Montefiore — as a member of the anti-war BSP executive — had to go into hiding in 1918 to escape the police, who persecuted and jailed anti-war socialists under the notorious “Defence of the Realm Act”. (We will see what war time jailing did to the most prominent of its anti-war socialist victims.)
This was the heroic age of British Communism, if ever there was one, the period before and immediately after the Russian Revolution. After that, from the mid ’20s onwards, everything was poisoned by Stalinism.
It was the period of John Maclean, Britain’s Karl Liebknecht, who stood out like a mythic hero against the First World War and went to jail for it. He came out psychologically mutilated and ruined.
Dora Montefiore was there with the immense crowd of Clydeside workers who greeted Maclean on his release from jail in 1918. She traveled with him to his home in the carriage from which the workers unhitched the horses, to pull it themselves through the streets, John Maclean standing up on the seat waving a large red flag. She describes what prison had done to poor John Maclean.
“His thoughts are now disconnected, his speech was irresponsible, his mind, from solitary confinement, was absolutely self centred. In a word, prison life had done its work on a delicately balanced psychology, and our unfortunate comrade was now a mental wreck… When I stayed at his home after his second term of imprisonment, witnessed the agony of his wife and the sorrow of his relatives. [I] realised, more than ever I had done before, the refined and machine-made tortures of a prison system which takes the souls of men and of women. and leaves them wrung out rags of humanity.”
Montefiore was a delegate to various international Socialist conferences. She was at the Basle Congress of 1912 representing the BSP. There, the international socialist movement passed the famous Basle ‘Anti-war Manifesto’, which became a dead Ietter immediately the war broke out in 1914. She was not impressed by Basle—a scheduled three-day event, cut down to one day of rubber-stamping and resolution-passing, with almost no discussion. She saw that it did not commit its participants to a serious struggle against war (she was one of those who favoured an attempt to call an international General Strike to stop war).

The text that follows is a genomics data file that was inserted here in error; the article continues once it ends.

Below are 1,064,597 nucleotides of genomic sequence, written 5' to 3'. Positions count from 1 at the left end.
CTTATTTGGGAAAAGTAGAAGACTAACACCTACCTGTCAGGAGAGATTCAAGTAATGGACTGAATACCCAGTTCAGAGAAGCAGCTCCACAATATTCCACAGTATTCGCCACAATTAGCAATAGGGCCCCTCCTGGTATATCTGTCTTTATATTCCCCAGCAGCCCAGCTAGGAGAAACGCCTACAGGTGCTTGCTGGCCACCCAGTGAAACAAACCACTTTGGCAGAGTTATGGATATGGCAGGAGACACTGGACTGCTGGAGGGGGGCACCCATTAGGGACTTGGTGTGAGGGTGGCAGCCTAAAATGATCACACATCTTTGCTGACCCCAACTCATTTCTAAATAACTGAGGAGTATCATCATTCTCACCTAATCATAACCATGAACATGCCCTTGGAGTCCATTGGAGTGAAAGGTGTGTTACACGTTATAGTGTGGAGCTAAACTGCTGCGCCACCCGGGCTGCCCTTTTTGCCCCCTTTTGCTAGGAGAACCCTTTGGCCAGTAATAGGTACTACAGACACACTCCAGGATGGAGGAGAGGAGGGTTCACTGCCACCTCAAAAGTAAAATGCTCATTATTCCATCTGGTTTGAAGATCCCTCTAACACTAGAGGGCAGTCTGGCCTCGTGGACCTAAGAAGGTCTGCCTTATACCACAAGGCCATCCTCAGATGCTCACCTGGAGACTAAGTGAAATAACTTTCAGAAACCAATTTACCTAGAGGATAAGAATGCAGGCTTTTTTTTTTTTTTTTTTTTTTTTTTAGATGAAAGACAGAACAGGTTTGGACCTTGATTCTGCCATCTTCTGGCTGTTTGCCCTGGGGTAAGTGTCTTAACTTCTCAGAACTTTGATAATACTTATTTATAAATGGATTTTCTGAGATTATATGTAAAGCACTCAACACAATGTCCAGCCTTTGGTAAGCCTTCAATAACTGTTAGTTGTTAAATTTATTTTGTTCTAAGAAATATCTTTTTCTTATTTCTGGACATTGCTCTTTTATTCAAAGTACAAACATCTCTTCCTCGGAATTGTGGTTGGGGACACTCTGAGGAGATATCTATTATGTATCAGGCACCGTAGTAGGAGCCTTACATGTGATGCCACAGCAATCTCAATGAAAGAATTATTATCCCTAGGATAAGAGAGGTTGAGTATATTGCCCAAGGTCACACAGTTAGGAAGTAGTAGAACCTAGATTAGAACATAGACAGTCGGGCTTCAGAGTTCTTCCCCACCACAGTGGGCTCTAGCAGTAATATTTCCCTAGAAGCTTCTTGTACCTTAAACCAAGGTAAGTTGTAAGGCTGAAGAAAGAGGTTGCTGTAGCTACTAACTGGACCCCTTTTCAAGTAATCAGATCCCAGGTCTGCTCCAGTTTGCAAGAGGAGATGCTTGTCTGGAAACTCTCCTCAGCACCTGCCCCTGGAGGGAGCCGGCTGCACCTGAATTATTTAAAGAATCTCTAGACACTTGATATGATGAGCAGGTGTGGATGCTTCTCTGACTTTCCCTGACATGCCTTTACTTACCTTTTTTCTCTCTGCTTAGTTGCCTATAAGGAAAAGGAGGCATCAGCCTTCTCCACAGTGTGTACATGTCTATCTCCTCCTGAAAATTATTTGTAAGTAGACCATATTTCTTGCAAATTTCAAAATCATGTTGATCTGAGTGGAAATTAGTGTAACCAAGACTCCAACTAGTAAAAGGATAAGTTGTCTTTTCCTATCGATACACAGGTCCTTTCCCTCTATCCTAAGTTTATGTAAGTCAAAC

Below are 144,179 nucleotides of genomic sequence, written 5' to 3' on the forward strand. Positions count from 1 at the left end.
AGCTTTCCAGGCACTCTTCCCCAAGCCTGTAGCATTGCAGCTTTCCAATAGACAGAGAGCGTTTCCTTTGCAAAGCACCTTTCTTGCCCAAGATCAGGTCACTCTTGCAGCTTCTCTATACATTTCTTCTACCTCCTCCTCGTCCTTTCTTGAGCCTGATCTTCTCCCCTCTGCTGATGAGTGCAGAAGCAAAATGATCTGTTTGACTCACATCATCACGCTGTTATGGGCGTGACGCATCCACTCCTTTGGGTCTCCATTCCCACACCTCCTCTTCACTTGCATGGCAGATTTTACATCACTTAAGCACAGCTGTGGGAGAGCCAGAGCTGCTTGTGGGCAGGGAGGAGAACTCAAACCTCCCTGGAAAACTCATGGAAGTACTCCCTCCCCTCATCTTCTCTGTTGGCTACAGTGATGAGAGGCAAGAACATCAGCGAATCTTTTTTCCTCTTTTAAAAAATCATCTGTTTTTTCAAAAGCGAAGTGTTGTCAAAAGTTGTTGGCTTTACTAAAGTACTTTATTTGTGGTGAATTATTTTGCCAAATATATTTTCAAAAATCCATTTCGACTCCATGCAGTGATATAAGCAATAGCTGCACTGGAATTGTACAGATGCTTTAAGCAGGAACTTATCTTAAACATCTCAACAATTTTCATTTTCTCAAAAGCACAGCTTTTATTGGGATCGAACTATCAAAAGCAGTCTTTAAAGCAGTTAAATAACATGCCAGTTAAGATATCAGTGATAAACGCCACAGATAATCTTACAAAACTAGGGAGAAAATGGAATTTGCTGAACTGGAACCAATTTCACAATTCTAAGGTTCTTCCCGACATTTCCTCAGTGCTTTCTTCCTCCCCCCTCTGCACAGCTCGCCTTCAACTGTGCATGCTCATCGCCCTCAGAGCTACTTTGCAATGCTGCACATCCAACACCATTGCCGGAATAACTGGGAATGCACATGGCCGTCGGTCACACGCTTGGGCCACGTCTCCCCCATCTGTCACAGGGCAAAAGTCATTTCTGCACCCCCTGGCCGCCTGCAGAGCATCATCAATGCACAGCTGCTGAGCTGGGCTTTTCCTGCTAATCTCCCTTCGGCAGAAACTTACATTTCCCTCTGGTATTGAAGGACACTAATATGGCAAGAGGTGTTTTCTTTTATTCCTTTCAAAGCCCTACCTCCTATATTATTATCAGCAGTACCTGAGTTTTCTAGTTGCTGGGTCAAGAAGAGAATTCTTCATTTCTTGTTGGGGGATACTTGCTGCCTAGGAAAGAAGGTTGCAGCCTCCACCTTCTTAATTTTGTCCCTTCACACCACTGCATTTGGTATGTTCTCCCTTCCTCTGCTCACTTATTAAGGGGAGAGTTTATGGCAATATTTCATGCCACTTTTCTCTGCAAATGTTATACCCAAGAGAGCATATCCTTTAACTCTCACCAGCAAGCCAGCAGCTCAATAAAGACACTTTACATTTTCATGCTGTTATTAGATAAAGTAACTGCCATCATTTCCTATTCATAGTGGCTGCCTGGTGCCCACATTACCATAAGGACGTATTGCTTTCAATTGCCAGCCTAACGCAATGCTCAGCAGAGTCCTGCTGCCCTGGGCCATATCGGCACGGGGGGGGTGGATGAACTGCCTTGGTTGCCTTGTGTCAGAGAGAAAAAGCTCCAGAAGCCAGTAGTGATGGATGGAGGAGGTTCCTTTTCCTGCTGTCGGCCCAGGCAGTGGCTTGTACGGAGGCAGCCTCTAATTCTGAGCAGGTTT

Back in Britain, she expressed her opinion about it in George Lansbury’s Daily Herald, and left the BSP when the British nationalist leadership of that organisation pointedly disagreed. She rejoined it in 1916, after the patriotic minority – led by HM Hyndman, the founder of the British Marxist movement – had left the BSP. The BSP would be by far the largest component of the Communist Party founded in 1920-21
In 1923 she was 72 years old and suffering from chronic bronchial asthma. Still, the Australian Government did not dare let her, an Australian citizen by marriage, return to Australia to visit her son’s grave — gassed in the World War, he died soon afterwards — and her grandchildren, until she promised not to engage in political agitation or communist propaganda while there! Once she was in Australia, she ignored the agreement she had been forced to sign.
Montefiore represented the Australian Communist Party in Moscow at the Fifth World Congress of the Communist International in 1924. She died at the age of 82, in Hastings, in December 1933.
Dora Montefiore, I suppose, belonged to that type of old-style socialist leaders whom the American Trotskyist JP Cannon would retrospectively denounce as well-off, bourgeois dilettantes. She was always able to take the doctor’s advice to restore her health with a long sea-voyage to South Africa, or wherever. Yet she was solidly committed and, once committed, stayed with the working class movement, an, at each turning point, with its best elements, all the way through into old age. And she was, again and again, in the thick of the fight, despite inconvenience, ill-health, or danger. We need more such dilletantes!
I sought out her book because I knew she had played an important part in one such fight – the 1913-14 Labour War in Dublin.
It was Dora Montefiore who conceived the idea of evacuating the starving children of working class Dublin to more prosperous homes in Britain for the duration of the Dublin fight, and Montefiore — aged 62 — who went to Dublin to try to get them out.
Her book contains an illuminating account of this important episode in Irish working class history and, with your indulgence, I will come back to it.